$scope as a Data-Model "Scope is the glue between application controller and the view."
and so enables your directives, controllers and views to share values and communicate in an agnostic manner.

Anyway cool kids don't seem to do it like that anymore - looking at the Redirects
dashboard the preferred pattern moving forward for Data Models is to declare a ViewModel
object or vm for short!

There is a good post about this here, by John Papa (not the Pizza guy):
https://johnpapa.net/do-you-like-your-angular-controllers-with-or-without-sugar/

You do this in your controller by declaring like so:

angular.module("umbraco").controller("tooorangey.ContentReviewController",
function($scope,$http) {
          
var vm = this;  

and then in your view:


<div class="redirecturlsearch" ng-controller="tooorangey.ContentReviewController as vm">

now you can set properties on the view model in the controller in a similar way to as
you would have used $scope:

vm.dashboard = {
  loading: false,
  nofDaysAhead: 30,
  documentTypeWhiteList: '', // comma delimited string of doc types to include if blank includes all...
  indexSetSearcher: "InternalSearcher",
  reviewDateFieldAlias: "reviewDate"
};

and refer to properties in your view like so:

ng-if="vm.results.HasResults && vm.dashboard.loading === false">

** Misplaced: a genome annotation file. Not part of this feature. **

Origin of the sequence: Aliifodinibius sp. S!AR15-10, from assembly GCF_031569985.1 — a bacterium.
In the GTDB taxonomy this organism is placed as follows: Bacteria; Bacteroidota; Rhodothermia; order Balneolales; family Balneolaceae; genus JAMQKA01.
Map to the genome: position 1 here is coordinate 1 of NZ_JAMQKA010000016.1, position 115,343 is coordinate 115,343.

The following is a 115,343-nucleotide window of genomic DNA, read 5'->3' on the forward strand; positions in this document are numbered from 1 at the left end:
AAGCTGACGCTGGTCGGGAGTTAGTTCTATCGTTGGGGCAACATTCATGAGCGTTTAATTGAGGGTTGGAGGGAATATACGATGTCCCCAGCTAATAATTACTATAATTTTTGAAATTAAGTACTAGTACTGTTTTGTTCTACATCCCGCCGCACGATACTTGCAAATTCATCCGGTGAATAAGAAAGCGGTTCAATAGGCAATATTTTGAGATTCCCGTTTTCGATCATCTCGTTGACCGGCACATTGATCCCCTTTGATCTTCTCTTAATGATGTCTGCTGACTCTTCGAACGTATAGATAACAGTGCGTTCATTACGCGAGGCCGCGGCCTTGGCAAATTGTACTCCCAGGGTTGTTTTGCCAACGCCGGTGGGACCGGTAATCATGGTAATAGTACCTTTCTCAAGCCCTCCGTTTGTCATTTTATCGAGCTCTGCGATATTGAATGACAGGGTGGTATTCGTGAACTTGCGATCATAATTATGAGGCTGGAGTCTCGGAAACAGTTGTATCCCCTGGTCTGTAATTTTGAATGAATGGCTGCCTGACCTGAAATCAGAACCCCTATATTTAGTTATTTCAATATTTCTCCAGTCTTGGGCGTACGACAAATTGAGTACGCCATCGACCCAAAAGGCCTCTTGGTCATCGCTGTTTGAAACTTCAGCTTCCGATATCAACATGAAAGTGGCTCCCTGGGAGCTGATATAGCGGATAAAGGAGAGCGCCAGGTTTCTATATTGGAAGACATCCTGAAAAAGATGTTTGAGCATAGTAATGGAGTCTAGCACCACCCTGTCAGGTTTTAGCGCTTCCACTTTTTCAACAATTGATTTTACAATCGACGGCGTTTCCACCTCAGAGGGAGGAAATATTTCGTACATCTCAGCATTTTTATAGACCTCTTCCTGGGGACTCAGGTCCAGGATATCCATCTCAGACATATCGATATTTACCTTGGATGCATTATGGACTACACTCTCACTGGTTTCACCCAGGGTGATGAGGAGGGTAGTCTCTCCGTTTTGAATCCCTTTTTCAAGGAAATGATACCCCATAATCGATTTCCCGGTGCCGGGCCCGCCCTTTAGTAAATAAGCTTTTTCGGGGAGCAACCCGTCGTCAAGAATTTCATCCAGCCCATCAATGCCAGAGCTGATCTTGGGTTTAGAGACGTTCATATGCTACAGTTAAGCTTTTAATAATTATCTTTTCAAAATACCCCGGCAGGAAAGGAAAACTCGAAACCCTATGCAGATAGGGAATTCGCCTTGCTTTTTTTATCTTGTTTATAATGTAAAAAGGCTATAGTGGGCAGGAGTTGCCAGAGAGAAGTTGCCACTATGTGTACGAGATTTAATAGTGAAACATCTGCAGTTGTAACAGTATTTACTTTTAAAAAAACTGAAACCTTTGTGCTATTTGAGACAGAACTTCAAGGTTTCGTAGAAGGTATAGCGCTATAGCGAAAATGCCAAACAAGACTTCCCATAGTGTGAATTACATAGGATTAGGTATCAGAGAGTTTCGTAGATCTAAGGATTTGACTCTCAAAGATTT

so here I'm grouping the dashboard status and settings on an object and for some reason
to me it seems to make the controller much much easier to read...

... and you don't need to inject $scope into your controller unless you are using it for
non data model purposes, eg setting watches and the like.

2) Backoffice styling - flexgrid and pagination, particularly pagination.

Making things look good in the backoffice has always been a bit of guesswork over what is there, and providing your own styles, which then as Umbraco changes start to look a bit weird... what package creators need is a style guide for property editors and dashboards that they can use to keep the look and feel of their creations consistent with the vanilla backoffice... the good news is I'm told the style guide is very much a planned thing that will happen soon.In the meantime if you are presenting tabular data, the redirects dashboard has the most recent HQ approach to this kind of thing and the first thing you notice is Flexbox for table layout is in the core, was that always there? I don't know, but it's certainly worth being aware of and utilising!